Sparkle Crafts
Sparkle Craft: Recycled Humming Bird Feeder

Sparkle Craft: Recycled Humming Bird Feeder

In the So Many Fairies story, “The Hummingbird Lady”, the Hummingbird Lady lives in a remarkably unusual house on West Broad Street.

But she hasn’t always been the Hummingbird Lady. Once she was a child named Marion who felt more at home with her nose in a book than outside watching the birds fly and the flowers bloom. Then, one day, when she was grown up and living in the city, she got a visit from a hummingbird fairy who opened a door to a whole new world.

Did you know that hummingbirds can fly backwards and upside down? Or that their wings flap about 80 times a second? Or that—in addition to nectar—they love to eat spiders?

hanging feeder

All of that is true, but—as Marion learns in the story—it isn't the whole truth.

If you've ever seen a hummingbird in real life you'll know that the the whole truth is that they are at least half-fairy. That's the only thing that can explain their fascination—how they can pause a whole summer barbecue when they appear at the host's hummingbird feeder, how even the most loquacious child is amazed into to reverent silence when one zooms by.


And, in truth, it's that otherworldly quality that might just save them. Like many other birds, hummingbirds are threatened by habitat destruction and climate change. However—because we humans love to attract them to our gardens with feeders—they stand a better chance of battling onwards than many of their less beloved cousins.

To help with that effort, this week's craft is an easy-peasy, recycled hummingbird feeder.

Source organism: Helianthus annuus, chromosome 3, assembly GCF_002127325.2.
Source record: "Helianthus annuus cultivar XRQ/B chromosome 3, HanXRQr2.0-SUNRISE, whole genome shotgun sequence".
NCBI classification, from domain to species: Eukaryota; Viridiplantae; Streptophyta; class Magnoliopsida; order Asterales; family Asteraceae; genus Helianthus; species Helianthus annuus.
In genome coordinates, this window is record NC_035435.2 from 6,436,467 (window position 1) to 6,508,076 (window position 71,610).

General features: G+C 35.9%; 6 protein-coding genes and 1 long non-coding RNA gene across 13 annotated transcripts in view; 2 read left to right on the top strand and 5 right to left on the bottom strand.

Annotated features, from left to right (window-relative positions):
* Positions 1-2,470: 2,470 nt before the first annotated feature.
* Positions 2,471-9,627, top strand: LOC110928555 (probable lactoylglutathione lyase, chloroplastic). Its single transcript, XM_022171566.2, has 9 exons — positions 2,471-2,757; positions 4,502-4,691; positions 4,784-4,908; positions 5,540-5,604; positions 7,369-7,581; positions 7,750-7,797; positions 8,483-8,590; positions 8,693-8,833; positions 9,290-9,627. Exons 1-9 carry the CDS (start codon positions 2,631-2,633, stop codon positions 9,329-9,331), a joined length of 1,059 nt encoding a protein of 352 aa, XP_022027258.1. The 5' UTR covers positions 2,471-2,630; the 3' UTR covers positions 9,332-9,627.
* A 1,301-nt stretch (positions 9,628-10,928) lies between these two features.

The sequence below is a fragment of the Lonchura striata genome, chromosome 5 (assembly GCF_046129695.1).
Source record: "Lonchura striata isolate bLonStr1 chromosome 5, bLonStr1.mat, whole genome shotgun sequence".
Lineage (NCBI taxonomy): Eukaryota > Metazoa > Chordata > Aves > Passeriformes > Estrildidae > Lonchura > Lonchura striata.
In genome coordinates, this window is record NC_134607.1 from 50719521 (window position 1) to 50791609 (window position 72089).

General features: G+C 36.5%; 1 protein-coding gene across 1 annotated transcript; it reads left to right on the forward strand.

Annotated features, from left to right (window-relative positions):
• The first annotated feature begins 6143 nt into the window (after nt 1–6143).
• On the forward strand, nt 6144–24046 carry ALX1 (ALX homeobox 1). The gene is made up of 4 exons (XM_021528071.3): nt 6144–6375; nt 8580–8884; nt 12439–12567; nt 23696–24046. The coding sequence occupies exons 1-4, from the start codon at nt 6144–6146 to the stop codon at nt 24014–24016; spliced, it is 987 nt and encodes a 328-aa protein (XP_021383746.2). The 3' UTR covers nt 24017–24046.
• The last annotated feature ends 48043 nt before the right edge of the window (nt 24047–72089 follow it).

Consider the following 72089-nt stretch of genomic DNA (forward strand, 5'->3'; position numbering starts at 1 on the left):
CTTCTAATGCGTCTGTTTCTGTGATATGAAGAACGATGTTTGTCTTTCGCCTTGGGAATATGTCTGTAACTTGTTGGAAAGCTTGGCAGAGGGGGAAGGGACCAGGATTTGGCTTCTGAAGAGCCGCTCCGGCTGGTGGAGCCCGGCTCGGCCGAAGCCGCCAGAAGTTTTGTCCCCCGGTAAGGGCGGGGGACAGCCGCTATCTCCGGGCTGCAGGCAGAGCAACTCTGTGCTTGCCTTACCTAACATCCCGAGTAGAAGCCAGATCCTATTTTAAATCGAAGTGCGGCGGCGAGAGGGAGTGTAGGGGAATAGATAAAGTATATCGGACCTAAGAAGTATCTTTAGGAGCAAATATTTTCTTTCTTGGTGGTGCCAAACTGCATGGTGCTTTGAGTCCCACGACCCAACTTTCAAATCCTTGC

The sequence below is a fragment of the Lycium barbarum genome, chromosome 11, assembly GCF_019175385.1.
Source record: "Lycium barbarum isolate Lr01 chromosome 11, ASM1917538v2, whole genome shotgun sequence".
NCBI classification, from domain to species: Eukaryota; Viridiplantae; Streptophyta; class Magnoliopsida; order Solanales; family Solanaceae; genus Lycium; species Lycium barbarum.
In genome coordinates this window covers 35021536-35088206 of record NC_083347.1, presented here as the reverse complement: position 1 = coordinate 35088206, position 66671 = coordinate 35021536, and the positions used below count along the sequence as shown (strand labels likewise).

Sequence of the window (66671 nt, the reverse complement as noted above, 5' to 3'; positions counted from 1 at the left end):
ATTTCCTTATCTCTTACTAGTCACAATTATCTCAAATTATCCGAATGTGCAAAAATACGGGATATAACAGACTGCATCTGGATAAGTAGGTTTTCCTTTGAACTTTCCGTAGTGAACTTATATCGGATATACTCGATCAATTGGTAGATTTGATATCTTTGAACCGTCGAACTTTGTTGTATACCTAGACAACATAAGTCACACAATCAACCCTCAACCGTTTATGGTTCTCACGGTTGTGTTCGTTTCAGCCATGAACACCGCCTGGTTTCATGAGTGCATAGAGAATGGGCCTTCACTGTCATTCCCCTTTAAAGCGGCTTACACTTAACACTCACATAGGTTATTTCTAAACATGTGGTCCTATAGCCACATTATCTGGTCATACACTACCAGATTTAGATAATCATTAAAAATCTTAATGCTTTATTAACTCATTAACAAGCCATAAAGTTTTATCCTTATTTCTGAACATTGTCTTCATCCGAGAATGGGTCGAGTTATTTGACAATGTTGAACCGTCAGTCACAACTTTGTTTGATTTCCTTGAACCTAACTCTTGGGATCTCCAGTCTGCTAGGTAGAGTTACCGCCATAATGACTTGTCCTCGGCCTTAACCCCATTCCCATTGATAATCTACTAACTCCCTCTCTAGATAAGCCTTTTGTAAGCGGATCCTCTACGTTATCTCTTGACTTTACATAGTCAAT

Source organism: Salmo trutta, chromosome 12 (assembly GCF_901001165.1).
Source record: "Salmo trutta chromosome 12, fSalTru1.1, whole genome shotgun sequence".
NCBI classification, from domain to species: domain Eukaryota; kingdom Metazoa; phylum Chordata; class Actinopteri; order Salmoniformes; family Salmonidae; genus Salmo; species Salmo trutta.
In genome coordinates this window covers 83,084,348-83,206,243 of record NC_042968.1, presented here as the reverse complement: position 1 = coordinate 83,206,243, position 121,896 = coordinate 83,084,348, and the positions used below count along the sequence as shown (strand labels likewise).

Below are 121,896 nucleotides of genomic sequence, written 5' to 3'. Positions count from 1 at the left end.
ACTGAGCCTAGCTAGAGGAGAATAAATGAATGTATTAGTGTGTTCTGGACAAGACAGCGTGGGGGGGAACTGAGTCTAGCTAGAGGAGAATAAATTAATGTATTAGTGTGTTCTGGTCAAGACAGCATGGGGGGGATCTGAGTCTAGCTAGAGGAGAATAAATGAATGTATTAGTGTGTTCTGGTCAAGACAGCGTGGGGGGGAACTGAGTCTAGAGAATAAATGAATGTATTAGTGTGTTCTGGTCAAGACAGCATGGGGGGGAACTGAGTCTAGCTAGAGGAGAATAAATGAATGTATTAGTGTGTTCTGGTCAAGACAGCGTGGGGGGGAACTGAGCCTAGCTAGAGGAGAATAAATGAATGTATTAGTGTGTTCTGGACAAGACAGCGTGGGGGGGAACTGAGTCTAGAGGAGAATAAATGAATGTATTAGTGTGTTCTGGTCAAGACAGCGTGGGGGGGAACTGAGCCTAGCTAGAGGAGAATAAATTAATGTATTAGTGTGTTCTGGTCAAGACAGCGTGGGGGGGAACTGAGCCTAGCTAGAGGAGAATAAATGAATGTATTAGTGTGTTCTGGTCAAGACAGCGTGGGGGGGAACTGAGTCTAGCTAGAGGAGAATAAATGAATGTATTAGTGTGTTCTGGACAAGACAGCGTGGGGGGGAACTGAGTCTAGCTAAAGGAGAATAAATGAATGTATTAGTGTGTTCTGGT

Other than the feeder tube (which you can pick up at most hardware stores or order online), you can probably find the materials around your house. And once you've got your feeder put together, making the nectar to fill it is, literally, as easy as boiling water.

There's no need to add red dye to your hummingbird nectar, but it is important to keep your feeder clean. Hummingbirds can get sick from bacteria that will grow in the sugar water if you don't change it every 3-4 days.

With those bits in mind, dig into your recycling bin and let's attract some fairies! (Er...I mean, hummingbirds!)

Recycled Hummingbird Feeder



aluminum or copper wire (about 6 feet)

wire snips

empty glass soda bottle

hummingbird feeder tube


Cut a length of wire about 6 feet long. Starting in the middle of the wire, wrap the wire around the narrowest part of the bottle neck a few times, then take both ends and—with each end on opposite sides of the bottle—pull them up under the wraps you've made.

Loop the wire ends around the wrap one more time, then pull the ends nice and tight.

Now you're going to secure the rest of the bottle with an “X” pattern. To do so, bring the wire ends to one side of the bottle and twist them together once. Then, bring the wire ends to the opposite side of the bottle and twist them together once. You should now have an “X” on both sides. Continue in this manner, alternating sides, until you reach the bottom of the bottle.


Then, twist the wires together to make a hook for hanging.


Fill the bottle with hummingbird nectar (recipe below), use the feeder tube to cork it off, and hang your new feeder somewhere where you can watch the magic.

Hummingbird Nectar

Hummingbird nectar

Mix one part sugar to four parts water in an appropriately sized saucepan. Bring to a boil, and stir until the sugar dissolves. Allow to cool completely, then use to fill hummingbird feeders, being sure to change the nectar and clean the feeder every 3-4 days.

If you liked this tutorial, here are others you might enjoy:

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About the Author

Meryl Carver-Allmond

Sparkle Kitchen & Craft Blogger

The Sparkle Kitchen Series is created by Meryl Carver-Allmond.

Meryl lives in a hundred-year-old house near the prairie with her sweet husband, two preschoolers, one puppy, one gecko, and about ten chickens. While she's been writing since she could pick up a pen, in recent years she's discovered the joy of photography, too. She feels lucky to be able to combine those skills, along with a third passion — showing people that cooking for themselves can be healthy and fun — in her Sparkle Kitchen posts.

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